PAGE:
ATI Radeon HD 5870 Eyefinity 6 Edition Gaming
The Radeon HD 5870 Eyefinity 6 Edition is a unique product, which is to say there is no competition currently on the market that can handle the same display configuration. As such, we don't have any direct comparisons between it and a competitor at the resolutions the card is capable of. Instead, we've tested a number of popular games on a 6-screen, 3x2 Eyefinity configuration, at a resolution of 5760x2160, not only to assess performance, but to experience the actual game-play and any "gotchas" that may have come up along the way. First up, my favorite--Left 4 Dead 2.
Playing Left 4 Dead 2 on the Radeon HD 5870 Eyefinity 6 Edition is absolutely awesome. Setting up the game (and just about any other current Source Engine-based game) is no different than a single monitor configuration. Once your Eyefinity display group is configured, the max resolution will be available in-game. Simply choose the Eyefinity resolution and you're done.
The field of view is huge and really changes the feel of the game. When you catch a Zombie running at you in your peripheral vision and can react accordingly, playing the game is all that much more, dare we say, realistic. Because L4D2 isn't terribly taxing on today's high-end graphics cards, performance is very good too. At 5760x2160 with anti-aliasing and 16x anisotropic filtering enabled, and all in-game graphical options set to their maximum values, the game ran at 33.45FPS. Lower the quality settings slightly, and performance will obviously go up.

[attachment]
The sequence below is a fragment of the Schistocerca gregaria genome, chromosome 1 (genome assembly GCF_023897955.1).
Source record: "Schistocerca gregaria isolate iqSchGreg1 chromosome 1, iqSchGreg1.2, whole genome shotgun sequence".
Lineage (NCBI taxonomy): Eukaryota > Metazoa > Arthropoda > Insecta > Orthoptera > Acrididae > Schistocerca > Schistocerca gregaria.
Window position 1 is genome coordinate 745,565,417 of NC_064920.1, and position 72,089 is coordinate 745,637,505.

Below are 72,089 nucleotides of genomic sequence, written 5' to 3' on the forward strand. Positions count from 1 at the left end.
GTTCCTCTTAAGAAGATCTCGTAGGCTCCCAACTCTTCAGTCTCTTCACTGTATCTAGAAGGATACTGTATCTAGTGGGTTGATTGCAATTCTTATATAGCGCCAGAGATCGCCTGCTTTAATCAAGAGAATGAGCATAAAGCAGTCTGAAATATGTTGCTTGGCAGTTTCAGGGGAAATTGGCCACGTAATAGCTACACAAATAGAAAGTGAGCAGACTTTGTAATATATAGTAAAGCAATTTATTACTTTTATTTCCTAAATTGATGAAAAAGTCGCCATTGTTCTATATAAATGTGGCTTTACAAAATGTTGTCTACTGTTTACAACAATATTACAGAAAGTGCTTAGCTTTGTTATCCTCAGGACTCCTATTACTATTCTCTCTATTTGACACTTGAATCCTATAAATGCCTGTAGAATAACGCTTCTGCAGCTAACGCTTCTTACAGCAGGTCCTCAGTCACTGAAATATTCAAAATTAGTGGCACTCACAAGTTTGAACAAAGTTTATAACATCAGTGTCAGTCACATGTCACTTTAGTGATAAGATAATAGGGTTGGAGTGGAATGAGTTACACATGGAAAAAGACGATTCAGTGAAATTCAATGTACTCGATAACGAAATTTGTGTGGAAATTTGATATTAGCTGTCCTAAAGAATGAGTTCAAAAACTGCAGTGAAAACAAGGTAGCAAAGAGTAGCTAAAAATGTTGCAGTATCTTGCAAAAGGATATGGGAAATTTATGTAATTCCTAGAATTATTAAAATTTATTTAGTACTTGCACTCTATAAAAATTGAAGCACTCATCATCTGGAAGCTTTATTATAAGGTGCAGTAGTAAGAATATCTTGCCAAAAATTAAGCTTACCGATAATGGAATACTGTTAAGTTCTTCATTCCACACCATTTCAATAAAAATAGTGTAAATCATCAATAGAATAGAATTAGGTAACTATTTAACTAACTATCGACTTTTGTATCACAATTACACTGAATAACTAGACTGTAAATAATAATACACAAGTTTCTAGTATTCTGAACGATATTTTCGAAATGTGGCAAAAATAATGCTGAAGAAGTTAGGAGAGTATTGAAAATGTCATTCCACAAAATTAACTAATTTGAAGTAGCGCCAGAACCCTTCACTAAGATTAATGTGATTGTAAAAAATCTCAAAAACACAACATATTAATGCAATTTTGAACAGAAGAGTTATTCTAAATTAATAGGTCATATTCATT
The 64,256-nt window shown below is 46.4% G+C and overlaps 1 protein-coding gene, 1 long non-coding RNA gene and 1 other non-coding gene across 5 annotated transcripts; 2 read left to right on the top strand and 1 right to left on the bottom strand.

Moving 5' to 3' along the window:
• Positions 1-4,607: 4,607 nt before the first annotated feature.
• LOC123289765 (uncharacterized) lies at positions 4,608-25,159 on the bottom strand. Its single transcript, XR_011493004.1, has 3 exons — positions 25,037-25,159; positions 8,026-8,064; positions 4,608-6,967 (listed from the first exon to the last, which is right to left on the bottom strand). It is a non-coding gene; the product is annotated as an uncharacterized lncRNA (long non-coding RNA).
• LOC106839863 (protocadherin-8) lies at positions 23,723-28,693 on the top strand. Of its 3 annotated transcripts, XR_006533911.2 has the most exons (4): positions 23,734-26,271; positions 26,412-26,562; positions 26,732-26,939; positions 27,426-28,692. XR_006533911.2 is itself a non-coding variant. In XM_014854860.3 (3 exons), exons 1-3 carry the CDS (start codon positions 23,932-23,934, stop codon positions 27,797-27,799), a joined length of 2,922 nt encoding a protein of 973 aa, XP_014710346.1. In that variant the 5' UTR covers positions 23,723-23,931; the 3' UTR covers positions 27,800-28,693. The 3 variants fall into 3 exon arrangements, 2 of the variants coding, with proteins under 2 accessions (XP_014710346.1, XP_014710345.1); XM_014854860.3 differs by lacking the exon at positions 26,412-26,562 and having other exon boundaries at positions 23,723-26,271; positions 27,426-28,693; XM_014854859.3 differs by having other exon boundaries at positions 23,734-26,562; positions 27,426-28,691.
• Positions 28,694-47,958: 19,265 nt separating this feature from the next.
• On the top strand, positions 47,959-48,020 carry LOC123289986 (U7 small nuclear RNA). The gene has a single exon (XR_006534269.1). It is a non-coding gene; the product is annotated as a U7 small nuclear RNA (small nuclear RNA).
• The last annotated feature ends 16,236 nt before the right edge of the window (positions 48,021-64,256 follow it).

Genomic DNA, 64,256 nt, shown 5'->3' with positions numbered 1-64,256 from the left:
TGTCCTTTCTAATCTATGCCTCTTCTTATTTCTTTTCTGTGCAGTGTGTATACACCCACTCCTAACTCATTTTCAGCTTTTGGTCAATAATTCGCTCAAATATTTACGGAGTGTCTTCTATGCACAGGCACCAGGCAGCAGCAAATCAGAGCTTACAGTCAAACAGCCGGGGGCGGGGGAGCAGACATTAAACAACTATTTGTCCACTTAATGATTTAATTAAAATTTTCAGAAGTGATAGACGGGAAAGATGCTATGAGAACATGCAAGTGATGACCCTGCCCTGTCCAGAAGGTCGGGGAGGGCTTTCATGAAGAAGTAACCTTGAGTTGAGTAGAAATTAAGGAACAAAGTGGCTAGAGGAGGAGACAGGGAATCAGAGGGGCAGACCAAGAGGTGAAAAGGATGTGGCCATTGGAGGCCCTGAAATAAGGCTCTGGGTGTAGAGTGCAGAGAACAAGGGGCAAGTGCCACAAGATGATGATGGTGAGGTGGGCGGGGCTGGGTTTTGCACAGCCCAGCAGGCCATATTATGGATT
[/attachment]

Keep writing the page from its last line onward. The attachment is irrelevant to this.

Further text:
It's not all good news, however. With a shooter like L4D, running a 3x2 monitor configuration places the crosshair dead-center, in the middle of the screen bezels. It's easy to get used to the funky crosshair, but it's not ideal.
Playing H.A.W.X. on the Eyefinity 6 Edition is really something that has to be experienced to be appreciated. The video above gives a glimpse at the level of immersion possible, but it's nothing like being positioned in the center of the screens and controlling the fighter yourself. Flight-Sim fans would most definitely be pleased by a setup like the one we're showing you here. At 5760x2160 with 2X anti-aliasing enabled, H.A.W.X. ran at 27 FPS--smooth enough to be perfectly playable, as the video shows.
Note, however, that again there are issues with the screen bezels. In H.A.W.X., some HUD information can sometimes span across bezels, making the information more difficult to read. During the heat of battle, it's not a deal breaker, but we point it out as another one of the issues AMD (and gamers) has to contend with regard to Eyefinity and game developers.